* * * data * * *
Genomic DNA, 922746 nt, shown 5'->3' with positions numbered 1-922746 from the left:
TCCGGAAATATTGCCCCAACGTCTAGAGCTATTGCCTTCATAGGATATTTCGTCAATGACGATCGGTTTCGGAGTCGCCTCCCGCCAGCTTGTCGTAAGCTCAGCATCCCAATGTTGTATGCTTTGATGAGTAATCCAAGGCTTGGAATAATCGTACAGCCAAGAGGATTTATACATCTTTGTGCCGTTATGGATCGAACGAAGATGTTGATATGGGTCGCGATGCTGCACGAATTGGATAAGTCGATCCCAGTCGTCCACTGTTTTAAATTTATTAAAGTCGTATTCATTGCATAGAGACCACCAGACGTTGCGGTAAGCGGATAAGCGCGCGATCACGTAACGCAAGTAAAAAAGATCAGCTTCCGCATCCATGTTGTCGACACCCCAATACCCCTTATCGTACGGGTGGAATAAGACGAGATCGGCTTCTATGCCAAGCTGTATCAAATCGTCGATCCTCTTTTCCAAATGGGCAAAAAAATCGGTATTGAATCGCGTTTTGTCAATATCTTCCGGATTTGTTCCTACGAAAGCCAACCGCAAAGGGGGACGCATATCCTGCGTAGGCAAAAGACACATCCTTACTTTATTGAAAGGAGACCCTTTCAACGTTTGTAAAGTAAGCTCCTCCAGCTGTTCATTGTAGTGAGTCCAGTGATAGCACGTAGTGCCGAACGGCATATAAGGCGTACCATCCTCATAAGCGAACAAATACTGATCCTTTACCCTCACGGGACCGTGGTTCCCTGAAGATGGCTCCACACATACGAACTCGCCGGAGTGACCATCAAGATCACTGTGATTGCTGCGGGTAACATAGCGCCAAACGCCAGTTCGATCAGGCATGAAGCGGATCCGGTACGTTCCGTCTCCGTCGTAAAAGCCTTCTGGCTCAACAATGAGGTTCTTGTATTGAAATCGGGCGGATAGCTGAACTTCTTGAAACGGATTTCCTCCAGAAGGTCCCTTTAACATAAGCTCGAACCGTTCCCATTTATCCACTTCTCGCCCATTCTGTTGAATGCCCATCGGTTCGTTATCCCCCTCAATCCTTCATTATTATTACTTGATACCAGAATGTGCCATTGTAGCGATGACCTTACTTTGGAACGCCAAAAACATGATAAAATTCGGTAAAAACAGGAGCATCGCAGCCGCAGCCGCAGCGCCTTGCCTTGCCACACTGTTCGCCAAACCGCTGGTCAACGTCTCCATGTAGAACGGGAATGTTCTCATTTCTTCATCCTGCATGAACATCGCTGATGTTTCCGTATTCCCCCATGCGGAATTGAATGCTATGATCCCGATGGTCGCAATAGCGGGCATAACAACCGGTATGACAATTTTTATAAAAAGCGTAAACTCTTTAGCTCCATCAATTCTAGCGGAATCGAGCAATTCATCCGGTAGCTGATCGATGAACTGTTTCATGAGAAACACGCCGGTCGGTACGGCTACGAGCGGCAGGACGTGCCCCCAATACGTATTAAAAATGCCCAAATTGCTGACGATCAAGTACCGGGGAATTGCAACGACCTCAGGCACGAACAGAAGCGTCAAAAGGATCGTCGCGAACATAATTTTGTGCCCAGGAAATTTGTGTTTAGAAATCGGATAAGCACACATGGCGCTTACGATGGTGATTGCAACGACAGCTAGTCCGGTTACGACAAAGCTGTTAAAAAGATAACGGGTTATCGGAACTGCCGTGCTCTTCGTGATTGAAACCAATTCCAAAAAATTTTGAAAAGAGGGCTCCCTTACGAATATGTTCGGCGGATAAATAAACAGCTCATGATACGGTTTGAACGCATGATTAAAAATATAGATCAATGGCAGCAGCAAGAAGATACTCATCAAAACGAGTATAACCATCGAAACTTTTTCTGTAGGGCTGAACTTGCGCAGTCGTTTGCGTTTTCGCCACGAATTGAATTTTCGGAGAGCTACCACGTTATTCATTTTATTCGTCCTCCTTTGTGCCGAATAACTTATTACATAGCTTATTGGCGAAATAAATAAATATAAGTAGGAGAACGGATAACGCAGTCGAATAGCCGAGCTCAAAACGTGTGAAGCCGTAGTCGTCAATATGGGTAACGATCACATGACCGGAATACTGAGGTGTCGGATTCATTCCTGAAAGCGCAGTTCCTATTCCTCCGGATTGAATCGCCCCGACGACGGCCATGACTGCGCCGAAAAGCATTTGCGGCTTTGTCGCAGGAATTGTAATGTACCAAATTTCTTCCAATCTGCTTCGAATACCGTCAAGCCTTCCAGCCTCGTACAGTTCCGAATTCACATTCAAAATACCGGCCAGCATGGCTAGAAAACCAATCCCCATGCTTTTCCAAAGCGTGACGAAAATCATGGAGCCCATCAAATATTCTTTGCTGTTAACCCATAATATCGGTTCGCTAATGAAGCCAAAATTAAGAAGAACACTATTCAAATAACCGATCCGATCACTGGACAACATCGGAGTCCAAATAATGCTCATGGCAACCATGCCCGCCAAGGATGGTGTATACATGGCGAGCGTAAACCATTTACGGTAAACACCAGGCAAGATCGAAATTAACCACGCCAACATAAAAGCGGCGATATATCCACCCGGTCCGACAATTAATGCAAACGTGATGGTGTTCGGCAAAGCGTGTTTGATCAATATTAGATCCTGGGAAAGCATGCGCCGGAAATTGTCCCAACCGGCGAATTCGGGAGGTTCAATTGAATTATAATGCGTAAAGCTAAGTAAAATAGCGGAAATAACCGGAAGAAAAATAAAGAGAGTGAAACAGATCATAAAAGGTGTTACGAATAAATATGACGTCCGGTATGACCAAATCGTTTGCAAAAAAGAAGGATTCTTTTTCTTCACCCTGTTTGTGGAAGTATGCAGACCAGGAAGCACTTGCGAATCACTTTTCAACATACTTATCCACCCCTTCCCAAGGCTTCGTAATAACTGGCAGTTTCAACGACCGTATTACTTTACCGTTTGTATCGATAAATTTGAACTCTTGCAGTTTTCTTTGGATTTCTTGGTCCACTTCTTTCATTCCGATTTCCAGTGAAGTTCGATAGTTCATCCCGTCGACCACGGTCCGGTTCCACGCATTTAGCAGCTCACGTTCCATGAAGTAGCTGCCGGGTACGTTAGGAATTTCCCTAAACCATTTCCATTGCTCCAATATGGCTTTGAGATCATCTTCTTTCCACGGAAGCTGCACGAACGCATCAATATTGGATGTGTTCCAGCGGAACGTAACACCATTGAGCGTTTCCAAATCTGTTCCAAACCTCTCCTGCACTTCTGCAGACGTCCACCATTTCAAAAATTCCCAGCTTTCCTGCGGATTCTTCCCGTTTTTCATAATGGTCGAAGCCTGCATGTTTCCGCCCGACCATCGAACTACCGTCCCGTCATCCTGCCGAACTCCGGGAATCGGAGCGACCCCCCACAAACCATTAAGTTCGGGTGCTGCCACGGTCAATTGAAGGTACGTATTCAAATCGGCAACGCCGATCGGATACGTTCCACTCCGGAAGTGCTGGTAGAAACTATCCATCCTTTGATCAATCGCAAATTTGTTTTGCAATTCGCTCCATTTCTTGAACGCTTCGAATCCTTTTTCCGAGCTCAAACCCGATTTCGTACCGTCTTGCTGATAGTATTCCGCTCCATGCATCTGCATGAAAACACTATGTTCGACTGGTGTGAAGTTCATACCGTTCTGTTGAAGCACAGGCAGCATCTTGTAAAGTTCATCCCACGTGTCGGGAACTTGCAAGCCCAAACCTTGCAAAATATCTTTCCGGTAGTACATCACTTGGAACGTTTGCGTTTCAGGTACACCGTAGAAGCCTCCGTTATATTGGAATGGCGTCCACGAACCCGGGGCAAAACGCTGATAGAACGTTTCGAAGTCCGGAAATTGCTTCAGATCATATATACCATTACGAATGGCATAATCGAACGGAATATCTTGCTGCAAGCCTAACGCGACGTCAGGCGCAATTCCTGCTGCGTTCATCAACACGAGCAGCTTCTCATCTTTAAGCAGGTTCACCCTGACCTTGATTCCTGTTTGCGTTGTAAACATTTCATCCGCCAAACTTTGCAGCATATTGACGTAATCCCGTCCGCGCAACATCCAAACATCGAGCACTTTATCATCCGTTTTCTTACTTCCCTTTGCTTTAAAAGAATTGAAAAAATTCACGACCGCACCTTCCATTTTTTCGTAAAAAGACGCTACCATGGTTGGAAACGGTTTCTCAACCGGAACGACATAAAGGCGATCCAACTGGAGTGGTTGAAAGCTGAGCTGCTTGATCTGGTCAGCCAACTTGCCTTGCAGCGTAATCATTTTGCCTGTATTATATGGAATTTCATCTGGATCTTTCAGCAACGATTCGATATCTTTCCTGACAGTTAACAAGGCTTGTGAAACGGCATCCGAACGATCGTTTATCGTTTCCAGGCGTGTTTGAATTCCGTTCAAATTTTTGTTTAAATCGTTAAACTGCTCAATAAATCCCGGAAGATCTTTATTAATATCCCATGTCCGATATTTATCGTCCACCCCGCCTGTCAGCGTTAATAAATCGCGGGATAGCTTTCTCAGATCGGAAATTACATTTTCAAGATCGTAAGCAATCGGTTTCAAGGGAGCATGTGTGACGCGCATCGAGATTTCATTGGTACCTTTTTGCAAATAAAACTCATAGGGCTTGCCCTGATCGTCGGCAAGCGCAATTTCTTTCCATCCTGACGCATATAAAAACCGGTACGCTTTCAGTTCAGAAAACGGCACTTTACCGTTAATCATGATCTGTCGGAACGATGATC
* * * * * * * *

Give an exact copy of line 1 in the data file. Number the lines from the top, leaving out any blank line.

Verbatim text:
Genomic DNA, 922746 nt, shown 5'->3' with positions numbered 1-922746 from the left: